In vitro techniques allow the rapid determination of activity, interactions, digestibility and potentially available bioactive components in food and ingredients. This can help to point to the potential impacts they may have on human health.
Detailed protocols are developed in dialogue with our clients and draw from our full portfolio to tailor our services to meet the exact requirement.

Depending on the nature of the study, elements from our Metabolic Testing and Weight Management range of services can be included. Some of our services include:

Antioxidant Analysis
Antioxidants are known to protect tissues against damage caused by oxygen free radicals and lipid peroxidation and so food containing antioxidants are beneficial to our diet.
Using lab testing we can determine the total antioxidant capacity of your food product using FRAP (for reducing antioxidants) and DPPH (for free radical scavengers).

Our FRAP (Ferric-ion reducing antioxidant power) method is a modification of the FRAP assay of Benzie and Strain (1996). Using spectrophotometric absorption we can detect a colour change linked to the redox reaction which occurs between the antioxidants and reagents. This is a non-specific reaction and means that the change in absorbance detected is directly related to the ‘total’ reducing power of the electron donating antioxidants in the reaction mixture.

Our DPPH ((2,2-diphenyl-1-picrylhydrazyl)) inhibition assay is a modification of the Brand-Williams et al. (1995) method and measures the free radical scavenging activity. DPPH is a radical and is an intense purple colour which turns colourless as antioxidants react with the unpaired electrons and this colour change is measured by spectrophotometry.
Polyphenol Analysis
Polyphenols are antioxidants which may also have beneficial effects beyond antioxidant abilities such as their involvement in cellular signalling, anti-inflammatory properties and enhancing endothelial function.

To determine the total polyphenol content we use the Folin-Ciocalteau method, a colorimetric assay based on the reduction of metal oxides in the Folin-Ciocalteau reagent to produce a blue colour which can be detected by spectrophotometric assay. The resulting colour change is proportional to the concentration of polyphenols present in the extraction mixture.

If you are looking for very specific polyphenols we can explore the option of using HPLC as a method of detection.

We have completed a considerable amount of testing on the polyphenol content in a variety of foods and drinks.
In Vitro Digestion
The in vitro method for analysing the digestibility of foods containing carbohydrate constitutes oral, gastric and intestinal phases of digestion. We test based on the method by Woolnough et al. (2008).

The advantages of in vitro digestion assays are that they are fast and cost-efficient and help to determine the effect of specific food components on starch digestion. Although it is not possible to exactly determine the simultaneous effect of digestion and absorption of nutrients happening in vivo, the in vitro assays are reported to be able to classify food carbohydrates as rapid and slow digestion carbohydrates. Digestibility of starch determines the rate at which free sugars (glucose and maltose) are released into the gut for absorption. Rapidly digested starch (RDS) is defined as starch digested during the first 20 min of in vitro digestion and slowly digested starch (SDS) is measured between 20 and 120 min of in vitro digestion.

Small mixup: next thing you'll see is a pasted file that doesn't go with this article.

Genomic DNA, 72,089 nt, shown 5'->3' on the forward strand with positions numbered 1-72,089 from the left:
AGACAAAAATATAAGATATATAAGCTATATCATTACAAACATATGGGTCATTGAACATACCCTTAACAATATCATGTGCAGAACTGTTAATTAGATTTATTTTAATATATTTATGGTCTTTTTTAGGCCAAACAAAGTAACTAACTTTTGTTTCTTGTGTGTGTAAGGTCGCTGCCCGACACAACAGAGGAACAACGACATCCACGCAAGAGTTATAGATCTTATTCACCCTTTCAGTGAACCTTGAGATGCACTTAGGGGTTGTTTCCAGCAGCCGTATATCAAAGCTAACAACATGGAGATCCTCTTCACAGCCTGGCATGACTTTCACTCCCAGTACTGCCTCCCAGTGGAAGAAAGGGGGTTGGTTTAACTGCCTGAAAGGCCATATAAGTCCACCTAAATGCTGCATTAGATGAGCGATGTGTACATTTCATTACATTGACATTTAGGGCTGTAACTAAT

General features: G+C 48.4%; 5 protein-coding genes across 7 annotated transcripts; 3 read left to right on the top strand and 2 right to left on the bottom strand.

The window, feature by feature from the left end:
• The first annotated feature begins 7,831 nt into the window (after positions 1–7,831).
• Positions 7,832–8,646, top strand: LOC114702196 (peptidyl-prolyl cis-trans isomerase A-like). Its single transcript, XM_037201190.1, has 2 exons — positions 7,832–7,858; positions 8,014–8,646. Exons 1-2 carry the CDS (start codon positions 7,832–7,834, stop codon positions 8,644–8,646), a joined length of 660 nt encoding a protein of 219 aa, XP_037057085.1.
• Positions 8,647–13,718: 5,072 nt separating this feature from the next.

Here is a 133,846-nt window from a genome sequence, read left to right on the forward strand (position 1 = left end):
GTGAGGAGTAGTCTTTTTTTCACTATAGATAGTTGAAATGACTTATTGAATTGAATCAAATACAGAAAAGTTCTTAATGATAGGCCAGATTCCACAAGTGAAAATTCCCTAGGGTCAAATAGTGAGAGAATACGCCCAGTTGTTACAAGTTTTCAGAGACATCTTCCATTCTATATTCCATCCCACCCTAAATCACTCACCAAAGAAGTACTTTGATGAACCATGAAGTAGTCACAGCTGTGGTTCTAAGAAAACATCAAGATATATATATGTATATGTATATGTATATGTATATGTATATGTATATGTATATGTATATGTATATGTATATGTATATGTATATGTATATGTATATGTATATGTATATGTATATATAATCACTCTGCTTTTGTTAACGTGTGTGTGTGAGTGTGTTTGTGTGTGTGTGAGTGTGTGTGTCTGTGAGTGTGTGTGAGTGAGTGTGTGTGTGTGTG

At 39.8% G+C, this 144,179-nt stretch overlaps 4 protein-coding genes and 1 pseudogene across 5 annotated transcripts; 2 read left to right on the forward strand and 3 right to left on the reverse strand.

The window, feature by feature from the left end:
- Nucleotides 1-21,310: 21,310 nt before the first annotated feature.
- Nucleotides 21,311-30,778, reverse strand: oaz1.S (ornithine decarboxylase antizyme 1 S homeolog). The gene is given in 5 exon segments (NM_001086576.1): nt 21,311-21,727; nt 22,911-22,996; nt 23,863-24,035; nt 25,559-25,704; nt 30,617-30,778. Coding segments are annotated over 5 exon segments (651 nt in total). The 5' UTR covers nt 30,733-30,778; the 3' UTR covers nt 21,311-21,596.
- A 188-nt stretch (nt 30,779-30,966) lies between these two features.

Rapidly digested starch has been shown to predict the glycaemic response to cereal foods. A strong correlation has been reported between glycaemic indices of meals determined in vivo, and the ratio of rapid carbohydrate digestion rate and slow carbohydrate digestion rate from in vitro digestion assays.
Sensory Evaluation
Sensory evaluation measures the sensory characteristics of taste, smell, sight, touch and sound of a test product.

We have sensory booths and can conduct testing with computational software to be able to tailor each study to your preferences. We can run large scale consumer testing giving detailed feedback on product palatability and acceptability
Bioavailability is the key to nutritional efficiency and from the total intake of food a lower amount is processed and used for storage and metabolic functions. This is a key term for nutritional effectiveness, as not all the amounts of bioactive compounds are used effectively in the body. For example, when food is eaten, interaction in the mouth or gut can effect bioavailability of the compound to the person. These tests measure how much of the nutrient within a food product is available for absorption after digestion.
Bioaccessibility is defined as the quantity of a compound that is released from a food in the gastrointestinal tract, becoming available for absorption into the bloodstream. This includes when foods are digested and that makes the nutrients available for absorption. These tests can measure how available a nutrient within a food product is for utilisation by the body after digestion and absorption.

Accurate testing by expert scientists

If you wish to have further information on any of the above testing or  have any other services that are required and not listed please do get in touch.